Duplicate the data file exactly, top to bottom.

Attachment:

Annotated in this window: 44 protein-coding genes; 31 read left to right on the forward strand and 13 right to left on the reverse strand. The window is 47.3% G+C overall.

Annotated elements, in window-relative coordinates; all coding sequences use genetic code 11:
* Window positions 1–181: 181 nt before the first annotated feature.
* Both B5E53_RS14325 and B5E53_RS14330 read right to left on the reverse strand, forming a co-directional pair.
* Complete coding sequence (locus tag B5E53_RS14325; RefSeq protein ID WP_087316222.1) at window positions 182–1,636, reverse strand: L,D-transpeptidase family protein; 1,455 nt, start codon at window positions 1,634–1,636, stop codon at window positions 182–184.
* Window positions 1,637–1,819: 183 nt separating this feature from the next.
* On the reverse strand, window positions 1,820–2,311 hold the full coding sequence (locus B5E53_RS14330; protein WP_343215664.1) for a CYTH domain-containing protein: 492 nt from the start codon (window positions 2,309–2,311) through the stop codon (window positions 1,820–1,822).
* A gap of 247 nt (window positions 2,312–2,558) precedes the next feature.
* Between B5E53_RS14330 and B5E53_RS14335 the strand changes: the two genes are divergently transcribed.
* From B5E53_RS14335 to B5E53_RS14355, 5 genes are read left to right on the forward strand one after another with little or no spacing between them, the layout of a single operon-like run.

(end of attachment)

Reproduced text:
Annotated in this window: 44 protein-coding genes; 31 read left to right on the forward strand and 13 right to left on the reverse strand. The window is 47.3% G+C overall.

Annotated elements, in window-relative coordinates; all coding sequences use genetic code 11:
* Window positions 1–181: 181 nt before the first annotated feature.
* Both B5E53_RS14325 and B5E53_RS14330 read right to left on the reverse strand, forming a co-directional pair.
* Complete coding sequence (locus tag B5E53_RS14325; RefSeq protein ID WP_087316222.1) at window positions 182–1,636, reverse strand: L,D-transpeptidase family protein; 1,455 nt, start codon at window positions 1,634–1,636, stop codon at window positions 182–184.
* Window positions 1,637–1,819: 183 nt separating this feature from the next.
* On the reverse strand, window positions 1,820–2,311 hold the full coding sequence (locus B5E53_RS14330; protein WP_343215664.1) for a CYTH domain-containing protein: 492 nt from the start codon (window positions 2,309–2,311) through the stop codon (window positions 1,820–1,822).
* A gap of 247 nt (window positions 2,312–2,558) precedes the next feature.
* Between B5E53_RS14330 and B5E53_RS14335 the strand changes: the two genes are divergently transcribed.
* From B5E53_RS14335 to B5E53_RS14355, 5 genes are read left to right on the forward strand one after another with little or no spacing between them, the layout of a single operon-like run.